Asian Art

Peek into the Court: Stunning Qajar Portraits

Magda Michalska 17 September 2021 min Read

I’m sure you’re well acquainted with European royal portraiture. But have you ever seen portraits of rulers from beyond Europe? We want to show you stunning examples from Qajar Dynasty in Persia, contemporary Iran. Time for Qajar portraits by Mihr ‘Ali depicting Fath Ali Shah, a prominent Persian ruler and an art patron.

Qajar Dynasty

Qajar Portraits: Mihr 'Ali, Portrait of Fath Ali Shah Qajar, 1815, Brooklyn Museum.
Qajar Portraits: Mihr ‘Ali, Portrait of Fath Ali Shah Qajar, 1815, Brooklyn Museum, New York, NY, USA.

Qajar dynasty ruled the Persian Empire from 1781 to 1925. Art, architecture, and other art forms produced during their reign are referred to as Qajar art. Furthermore the country truly experienced an artistic boom thanks to this long period of relative peace. Fath Ali Shah was the second ruler who ruled in Teheran from 1796. He was a powerful art patron and a commissioner of stunning royal portraits which were meant to serve as propaganda, immortalizing him and presenting him as an exquisite monarch.

The Court Painter

Qajar Portraits: Attributed to Mihr Ali', Portrait of Shah Fath Ali, private collection.
Qajar Portraits: Attributed to Mihr Ali’, Portrait of Shah Fath Ali, c. 1815, private collection. Pinterest.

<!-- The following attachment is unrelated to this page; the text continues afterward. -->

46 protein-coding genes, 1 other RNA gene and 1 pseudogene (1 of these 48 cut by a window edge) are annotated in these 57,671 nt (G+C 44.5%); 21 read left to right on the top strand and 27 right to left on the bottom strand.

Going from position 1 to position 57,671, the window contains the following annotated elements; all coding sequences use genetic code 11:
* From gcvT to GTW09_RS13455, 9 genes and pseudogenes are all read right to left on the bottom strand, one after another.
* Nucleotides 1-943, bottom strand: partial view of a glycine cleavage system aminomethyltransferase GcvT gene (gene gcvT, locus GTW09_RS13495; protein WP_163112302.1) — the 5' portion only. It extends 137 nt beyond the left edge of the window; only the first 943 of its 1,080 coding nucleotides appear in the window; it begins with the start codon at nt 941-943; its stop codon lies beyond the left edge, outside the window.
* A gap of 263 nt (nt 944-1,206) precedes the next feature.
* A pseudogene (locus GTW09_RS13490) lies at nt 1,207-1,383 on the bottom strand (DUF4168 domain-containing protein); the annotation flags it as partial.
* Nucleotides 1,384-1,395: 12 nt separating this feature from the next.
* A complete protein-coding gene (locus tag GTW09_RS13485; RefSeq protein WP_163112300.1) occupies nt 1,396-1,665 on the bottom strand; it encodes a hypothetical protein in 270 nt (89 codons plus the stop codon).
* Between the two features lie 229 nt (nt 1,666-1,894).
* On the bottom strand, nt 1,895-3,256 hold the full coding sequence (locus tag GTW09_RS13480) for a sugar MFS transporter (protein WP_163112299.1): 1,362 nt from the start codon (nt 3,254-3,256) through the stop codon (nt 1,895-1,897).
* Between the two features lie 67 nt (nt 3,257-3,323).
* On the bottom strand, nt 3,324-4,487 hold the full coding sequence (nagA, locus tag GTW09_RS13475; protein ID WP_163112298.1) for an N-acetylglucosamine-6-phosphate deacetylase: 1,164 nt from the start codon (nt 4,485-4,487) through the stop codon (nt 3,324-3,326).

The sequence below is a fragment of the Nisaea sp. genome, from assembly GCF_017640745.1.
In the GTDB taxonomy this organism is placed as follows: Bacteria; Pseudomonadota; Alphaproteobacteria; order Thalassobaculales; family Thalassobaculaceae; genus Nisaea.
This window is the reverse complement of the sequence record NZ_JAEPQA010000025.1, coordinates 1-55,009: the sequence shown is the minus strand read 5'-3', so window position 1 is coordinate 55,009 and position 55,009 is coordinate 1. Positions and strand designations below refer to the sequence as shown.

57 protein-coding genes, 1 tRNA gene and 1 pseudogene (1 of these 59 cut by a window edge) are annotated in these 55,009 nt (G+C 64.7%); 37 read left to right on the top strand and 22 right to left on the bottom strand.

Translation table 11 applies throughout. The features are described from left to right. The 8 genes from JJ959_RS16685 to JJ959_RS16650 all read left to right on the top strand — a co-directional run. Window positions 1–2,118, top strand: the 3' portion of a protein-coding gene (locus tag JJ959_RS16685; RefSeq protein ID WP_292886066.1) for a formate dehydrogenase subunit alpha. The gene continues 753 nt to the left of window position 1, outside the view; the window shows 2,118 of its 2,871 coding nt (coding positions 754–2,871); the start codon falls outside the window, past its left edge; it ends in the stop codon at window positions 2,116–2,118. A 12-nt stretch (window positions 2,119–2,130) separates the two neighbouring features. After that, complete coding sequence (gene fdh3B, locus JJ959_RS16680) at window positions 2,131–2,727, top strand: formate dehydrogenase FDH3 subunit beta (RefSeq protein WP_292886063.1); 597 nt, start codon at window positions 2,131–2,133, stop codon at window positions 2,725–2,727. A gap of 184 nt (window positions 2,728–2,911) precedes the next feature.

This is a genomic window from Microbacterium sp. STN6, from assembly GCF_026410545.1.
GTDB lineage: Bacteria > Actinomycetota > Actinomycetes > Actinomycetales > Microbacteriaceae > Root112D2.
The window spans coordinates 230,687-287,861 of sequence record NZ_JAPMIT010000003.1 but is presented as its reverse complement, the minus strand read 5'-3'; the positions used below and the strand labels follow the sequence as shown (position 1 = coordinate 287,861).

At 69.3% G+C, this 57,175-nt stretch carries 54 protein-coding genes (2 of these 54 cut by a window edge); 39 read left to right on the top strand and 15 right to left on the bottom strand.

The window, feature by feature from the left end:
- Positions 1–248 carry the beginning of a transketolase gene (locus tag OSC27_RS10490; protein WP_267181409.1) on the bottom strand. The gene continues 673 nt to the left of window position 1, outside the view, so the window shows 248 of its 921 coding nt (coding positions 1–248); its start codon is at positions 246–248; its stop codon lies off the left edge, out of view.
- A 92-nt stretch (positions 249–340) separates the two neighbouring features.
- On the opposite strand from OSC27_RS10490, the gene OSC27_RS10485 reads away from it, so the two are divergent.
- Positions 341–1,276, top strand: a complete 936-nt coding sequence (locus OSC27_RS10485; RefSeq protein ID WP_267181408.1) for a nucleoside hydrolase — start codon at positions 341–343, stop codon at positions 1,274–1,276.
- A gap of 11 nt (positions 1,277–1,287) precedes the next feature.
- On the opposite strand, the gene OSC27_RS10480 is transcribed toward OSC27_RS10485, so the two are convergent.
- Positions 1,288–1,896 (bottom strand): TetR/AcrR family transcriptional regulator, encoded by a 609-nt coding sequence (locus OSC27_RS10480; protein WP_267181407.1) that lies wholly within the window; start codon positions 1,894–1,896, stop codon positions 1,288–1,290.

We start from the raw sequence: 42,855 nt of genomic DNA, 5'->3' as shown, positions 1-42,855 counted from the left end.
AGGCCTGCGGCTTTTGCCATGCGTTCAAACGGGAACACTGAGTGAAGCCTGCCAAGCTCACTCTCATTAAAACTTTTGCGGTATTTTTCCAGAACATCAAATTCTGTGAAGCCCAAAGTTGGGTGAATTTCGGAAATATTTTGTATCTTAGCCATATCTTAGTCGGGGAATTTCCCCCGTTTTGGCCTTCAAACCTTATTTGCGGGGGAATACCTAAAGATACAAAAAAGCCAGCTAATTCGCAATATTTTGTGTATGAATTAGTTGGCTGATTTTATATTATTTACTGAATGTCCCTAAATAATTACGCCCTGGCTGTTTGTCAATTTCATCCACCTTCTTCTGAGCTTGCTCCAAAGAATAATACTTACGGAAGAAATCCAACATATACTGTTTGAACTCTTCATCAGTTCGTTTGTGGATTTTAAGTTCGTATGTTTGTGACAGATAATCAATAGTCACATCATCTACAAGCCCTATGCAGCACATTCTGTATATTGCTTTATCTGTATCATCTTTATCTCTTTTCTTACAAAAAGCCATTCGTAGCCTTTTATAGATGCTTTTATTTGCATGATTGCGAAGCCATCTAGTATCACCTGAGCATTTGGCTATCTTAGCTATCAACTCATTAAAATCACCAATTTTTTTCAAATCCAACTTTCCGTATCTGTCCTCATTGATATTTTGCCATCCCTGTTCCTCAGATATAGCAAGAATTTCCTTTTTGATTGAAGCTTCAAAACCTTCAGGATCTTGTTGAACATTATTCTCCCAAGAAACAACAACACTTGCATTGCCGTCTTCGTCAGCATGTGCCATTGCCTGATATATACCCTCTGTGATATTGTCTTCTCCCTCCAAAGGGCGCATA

Mihr ‘Ali was one of the major Persian court painters from the beginning of Fath ‘Ali Shah’s reign. He was a brilliant painter. For example, in the portrait below a rectangular cartouche is a poem which claims that Allah himself depicted the monarch (although the painting also bears the date and signature of Mihr Ali). Meanwhile in the portrait above the shah is smoking a water pipe and the boy is most probably his grandson.

Lavish Detail

Mihr 'Ali, Portrait of Fath Ali Shah Standing, 1810, Hermitage Museum, Saint Petersburg, Russia. Qajar Portraits
Qajar Portraits: Mihr ‘Ali, Portrait of Fath Ali Shah Standing, 1810, Hermitage Museum, Saint Petersburg, Russia.

The Qajar portraits demonstrate a hybrid between Europeans trends and the Persian tradition; Shah is shown full length, standing, like in European royal portraits. Yet at the same time, the portrait contains many hidden symbols, which is typical of Islamic art. Shah holds a scepter with a figure of a hoopoe on top. This is the prophetic bird of King Solomon (Suleiman) mentioned in the Koran, as well as a bird representing God in Sufi art. The three plumes of black crane feathers on top of his crown represent royal worth, which is also emphasized by the richness of ornament on his silk dress.